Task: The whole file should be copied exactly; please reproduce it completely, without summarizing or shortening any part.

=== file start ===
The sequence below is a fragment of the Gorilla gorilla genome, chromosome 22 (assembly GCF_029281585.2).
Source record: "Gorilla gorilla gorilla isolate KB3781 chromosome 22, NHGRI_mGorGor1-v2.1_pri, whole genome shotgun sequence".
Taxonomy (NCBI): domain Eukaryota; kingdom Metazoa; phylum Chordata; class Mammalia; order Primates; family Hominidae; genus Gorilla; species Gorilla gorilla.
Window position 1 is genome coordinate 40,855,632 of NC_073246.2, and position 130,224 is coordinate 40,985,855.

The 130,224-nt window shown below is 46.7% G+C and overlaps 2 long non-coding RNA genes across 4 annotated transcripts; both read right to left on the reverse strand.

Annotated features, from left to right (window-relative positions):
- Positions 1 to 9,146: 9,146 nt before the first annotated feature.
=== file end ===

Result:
The sequence below is a fragment of the Gorilla gorilla genome, chromosome 22 (assembly GCF_029281585.2).
Source record: "Gorilla gorilla gorilla isolate KB3781 chromosome 22, NHGRI_mGorGor1-v2.1_pri, whole genome shotgun sequence".
Taxonomy (NCBI): domain Eukaryota; kingdom Metazoa; phylum Chordata; class Mammalia; order Primates; family Hominidae; genus Gorilla; species Gorilla gorilla.
Window position 1 is genome coordinate 40,855,632 of NC_073246.2, and position 130,224 is coordinate 40,985,855.

The 130,224-nt window shown below is 46.7% G+C and overlaps 2 long non-coding RNA genes across 4 annotated transcripts; both read right to left on the reverse strand.

Annotated features, from left to right (window-relative positions):
- Positions 1 to 9,146: 9,146 nt before the first annotated feature.